At the same time, nothing in the Tobacco Control Act or its legislative history indicates that FDA should or may put a higher priority on reducing youth tobacco use harms (or overall health harms related to tobacco use) than it puts on reducing youth tobacco use. For example, the Findings and Purpose sections are silent on this point, although they refer directly and indirectly to both objectives a number of times and Finding 14 notes the connection between reducing youth tobacco use and reducing future death and healthcare costs.
Similarly, none of the act’s many references to “youth,” persons under 18 year of age, “children,” “minors,” or “underage” outside of the Findings and Purpose sections indicate that FDA’s implementation of the Tobacco Control Act should give a higher (or lower) priority to protecting the public health or reducing overall health harms and risks from tobacco use compared to reducing the number of youth who use tobacco products. All but two refer to protecting youth from tobacco product marketing or otherwise preventing or reducing youth use (see, e.g., Sec. 105). And the two references to youth harms, as opposed to youth use, do not relate to FDA action or the objectives of the TCA. The first, in the TCA section about cigarette warning labels, refers to a warning about harms to children from exposure to secondhand smoke, and the second reference simply requires the Comptroller General to conduct a study of cross-border trade in tobacco products that, among other things, includes collecting “data on the health effects (particularly with respect to persons under 18 years of age) resulting from cross border trade.”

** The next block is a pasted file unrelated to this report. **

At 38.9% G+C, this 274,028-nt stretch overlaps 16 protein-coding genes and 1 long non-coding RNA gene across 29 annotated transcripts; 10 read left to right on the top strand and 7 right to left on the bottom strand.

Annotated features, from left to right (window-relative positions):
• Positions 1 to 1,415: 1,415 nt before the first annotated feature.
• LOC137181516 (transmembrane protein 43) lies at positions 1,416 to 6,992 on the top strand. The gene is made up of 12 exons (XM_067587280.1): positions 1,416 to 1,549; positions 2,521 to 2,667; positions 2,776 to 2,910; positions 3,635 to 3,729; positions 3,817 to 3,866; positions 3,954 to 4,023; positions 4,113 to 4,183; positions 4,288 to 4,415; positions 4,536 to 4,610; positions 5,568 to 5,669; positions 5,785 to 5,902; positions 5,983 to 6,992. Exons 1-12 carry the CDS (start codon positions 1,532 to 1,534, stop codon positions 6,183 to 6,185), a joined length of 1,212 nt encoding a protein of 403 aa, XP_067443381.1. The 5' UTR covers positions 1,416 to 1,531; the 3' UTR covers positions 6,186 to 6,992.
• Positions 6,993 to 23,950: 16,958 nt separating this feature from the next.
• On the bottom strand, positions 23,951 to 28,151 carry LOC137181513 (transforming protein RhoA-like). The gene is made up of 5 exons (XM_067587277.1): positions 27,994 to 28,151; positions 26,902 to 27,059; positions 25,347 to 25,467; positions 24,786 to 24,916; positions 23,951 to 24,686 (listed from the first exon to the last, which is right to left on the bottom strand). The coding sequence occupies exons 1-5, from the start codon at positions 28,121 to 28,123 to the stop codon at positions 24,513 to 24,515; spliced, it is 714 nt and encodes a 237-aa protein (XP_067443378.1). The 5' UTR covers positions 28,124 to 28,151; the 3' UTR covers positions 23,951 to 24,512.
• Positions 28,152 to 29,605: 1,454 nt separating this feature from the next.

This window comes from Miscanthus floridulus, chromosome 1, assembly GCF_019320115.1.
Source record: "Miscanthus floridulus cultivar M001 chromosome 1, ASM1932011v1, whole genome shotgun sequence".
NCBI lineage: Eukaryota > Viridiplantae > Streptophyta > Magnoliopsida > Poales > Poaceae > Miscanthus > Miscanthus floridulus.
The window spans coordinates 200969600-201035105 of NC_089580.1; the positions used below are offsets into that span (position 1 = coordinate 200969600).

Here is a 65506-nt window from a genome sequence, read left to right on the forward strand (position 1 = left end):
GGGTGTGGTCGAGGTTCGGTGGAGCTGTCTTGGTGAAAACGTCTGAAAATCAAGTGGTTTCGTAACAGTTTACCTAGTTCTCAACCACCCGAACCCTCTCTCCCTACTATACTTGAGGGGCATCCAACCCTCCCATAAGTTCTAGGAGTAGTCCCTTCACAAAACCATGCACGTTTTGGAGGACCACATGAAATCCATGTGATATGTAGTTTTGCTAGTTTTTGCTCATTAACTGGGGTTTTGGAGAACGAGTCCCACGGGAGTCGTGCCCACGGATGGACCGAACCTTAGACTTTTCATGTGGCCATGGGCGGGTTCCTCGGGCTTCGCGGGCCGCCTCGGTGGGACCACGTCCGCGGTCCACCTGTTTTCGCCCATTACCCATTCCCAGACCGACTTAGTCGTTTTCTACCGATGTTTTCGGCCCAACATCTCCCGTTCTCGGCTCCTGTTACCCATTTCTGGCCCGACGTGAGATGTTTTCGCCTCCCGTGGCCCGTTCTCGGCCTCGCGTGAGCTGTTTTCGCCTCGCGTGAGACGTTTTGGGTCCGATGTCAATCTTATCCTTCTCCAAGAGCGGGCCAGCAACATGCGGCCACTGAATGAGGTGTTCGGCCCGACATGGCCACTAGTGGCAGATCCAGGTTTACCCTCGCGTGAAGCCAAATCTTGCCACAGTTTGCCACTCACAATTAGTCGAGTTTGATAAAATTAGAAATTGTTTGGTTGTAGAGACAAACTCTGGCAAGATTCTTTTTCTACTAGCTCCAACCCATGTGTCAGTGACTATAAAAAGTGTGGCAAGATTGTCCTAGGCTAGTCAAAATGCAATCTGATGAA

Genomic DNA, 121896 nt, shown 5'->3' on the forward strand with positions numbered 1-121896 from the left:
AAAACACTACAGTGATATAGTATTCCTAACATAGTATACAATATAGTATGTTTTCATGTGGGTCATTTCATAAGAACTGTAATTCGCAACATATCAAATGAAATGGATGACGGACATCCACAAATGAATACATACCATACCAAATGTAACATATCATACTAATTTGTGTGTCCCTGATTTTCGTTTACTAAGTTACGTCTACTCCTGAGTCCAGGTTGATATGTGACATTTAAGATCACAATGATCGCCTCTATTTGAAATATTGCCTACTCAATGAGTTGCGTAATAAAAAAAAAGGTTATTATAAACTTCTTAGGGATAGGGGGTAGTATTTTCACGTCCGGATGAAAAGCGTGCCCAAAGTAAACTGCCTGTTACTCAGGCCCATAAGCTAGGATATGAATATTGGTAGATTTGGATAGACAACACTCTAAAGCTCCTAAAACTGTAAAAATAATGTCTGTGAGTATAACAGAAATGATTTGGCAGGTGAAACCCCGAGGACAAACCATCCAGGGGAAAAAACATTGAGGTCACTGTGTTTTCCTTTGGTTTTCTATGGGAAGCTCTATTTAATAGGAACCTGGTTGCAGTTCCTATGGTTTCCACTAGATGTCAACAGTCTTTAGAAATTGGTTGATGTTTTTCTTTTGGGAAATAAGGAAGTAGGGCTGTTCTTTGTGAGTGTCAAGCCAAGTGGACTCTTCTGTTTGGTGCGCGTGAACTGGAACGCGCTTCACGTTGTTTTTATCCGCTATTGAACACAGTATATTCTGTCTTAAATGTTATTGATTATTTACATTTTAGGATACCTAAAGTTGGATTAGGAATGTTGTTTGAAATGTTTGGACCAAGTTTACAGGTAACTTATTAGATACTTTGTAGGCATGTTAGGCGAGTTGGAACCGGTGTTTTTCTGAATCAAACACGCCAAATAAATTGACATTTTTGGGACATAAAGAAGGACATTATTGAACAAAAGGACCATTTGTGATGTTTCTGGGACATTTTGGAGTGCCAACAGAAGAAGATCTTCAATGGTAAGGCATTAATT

Going further, nothing in the act or its legislative history indicates that FDA should or may put a higher priority on reducing the number of youth using any specific type of tobacco product (e.g., cigarettes) instead of focusing on reducing the total number of youth who use any type of tobacco product. For example, Findings (14) and (15) refer only to youth smoking, but that simply reflects the fact that youth smoking was the most prevalent form of youth tobacco use, by far, when the TCA was drafted and signed into law. Similarly, Findings (31) and (32), which pertain to the Final Rule the TCA requires FDA to implement, refer to only youth smoking and youth smokeless tobacco use because those were the only tobacco products covered by the Final Rule. More importantly, those findings refer to those two very different forms of addictive and harmful youth tobacco product use, and the government’s substantial interest in reducing youth use of both of them, without indicating that reducing one is more important than the other — despite the fact that smoking is considerably more harmful and deadly to users and exposed nonusers than smokeless tobacco use.
Accordingly, FDA cannot follow a pure harm-reduction approach when making its PMTA decisions. It cannot simply accept future increases in the total number of youth tobacco product users even if more will be using less-harmful tobacco products, fewer will be smoking, and overall tobacco-related health harms among youth will decline. Nor can FDA accept increases in overall youth tobacco use — caused by increases in e-cigarette use among youth who would not otherwise use any tobacco product — as an acceptable tradeoff for securing net public health gains from some smokers switching to e-cigarettes and from some youth who would otherwise smoke using e-cigarettes, instead.
Instead, FDA must focus its PMTA decisions and its other tobacco control efforts not only on preventing and reducing total tobacco-related health harms but also on preventing and reducing the total number of persons under the age of 18 who use any tobacco products.